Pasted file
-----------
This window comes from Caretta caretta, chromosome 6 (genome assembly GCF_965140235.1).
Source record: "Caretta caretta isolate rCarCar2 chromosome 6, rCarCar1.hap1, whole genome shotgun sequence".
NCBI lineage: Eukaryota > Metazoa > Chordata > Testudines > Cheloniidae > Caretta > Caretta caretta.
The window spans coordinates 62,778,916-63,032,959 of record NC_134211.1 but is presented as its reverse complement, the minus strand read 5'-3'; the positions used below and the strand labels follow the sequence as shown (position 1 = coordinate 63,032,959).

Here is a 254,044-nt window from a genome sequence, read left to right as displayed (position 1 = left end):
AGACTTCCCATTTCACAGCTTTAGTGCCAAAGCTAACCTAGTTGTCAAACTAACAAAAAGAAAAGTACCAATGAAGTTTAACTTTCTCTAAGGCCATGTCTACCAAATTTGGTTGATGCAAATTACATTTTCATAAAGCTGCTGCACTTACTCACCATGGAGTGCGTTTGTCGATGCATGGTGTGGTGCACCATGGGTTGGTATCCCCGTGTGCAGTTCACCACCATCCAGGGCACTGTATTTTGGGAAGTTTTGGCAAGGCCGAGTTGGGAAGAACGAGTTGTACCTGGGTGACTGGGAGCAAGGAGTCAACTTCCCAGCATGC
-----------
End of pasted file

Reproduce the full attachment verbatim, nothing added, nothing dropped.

This window comes from Caretta caretta, chromosome 6 (genome assembly GCF_965140235.1).
Source record: "Caretta caretta isolate rCarCar2 chromosome 6, rCarCar1.hap1, whole genome shotgun sequence".
NCBI lineage: Eukaryota > Metazoa > Chordata > Testudines > Cheloniidae > Caretta > Caretta caretta.
The window spans coordinates 62,778,916-63,032,959 of record NC_134211.1 but is presented as its reverse complement, the minus strand read 5'-3'; the positions used below and the strand labels follow the sequence as shown (position 1 = coordinate 63,032,959).

Here is a 254,044-nt window from a genome sequence, read left to right as displayed (position 1 = left end):
AGACTTCCCATTTCACAGCTTTAGTGCCAAAGCTAACCTAGTTGTCAAACTAACAAAAAGAAAAGTACCAATGAAGTTTAACTTTCTCTAAGGCCATGTCTACCAAATTTGGTTGATGCAAATTACATTTTCATAAAGCTGCTGCACTTACTCACCATGGAGTGCGTTTGTCGATGCATGGTGTGGTGCACCATGGGTTGGTATCCCCGTGTGCAGTTCACCACCATCCAGGGCACTGTATTTTGGGAAGTTTTGGCAAGGCCGAGTTGGGAAGAACGAGTTGTACCTGGGTGACTGGGAGCAAGGAGTCAACTTCCCAGCATGC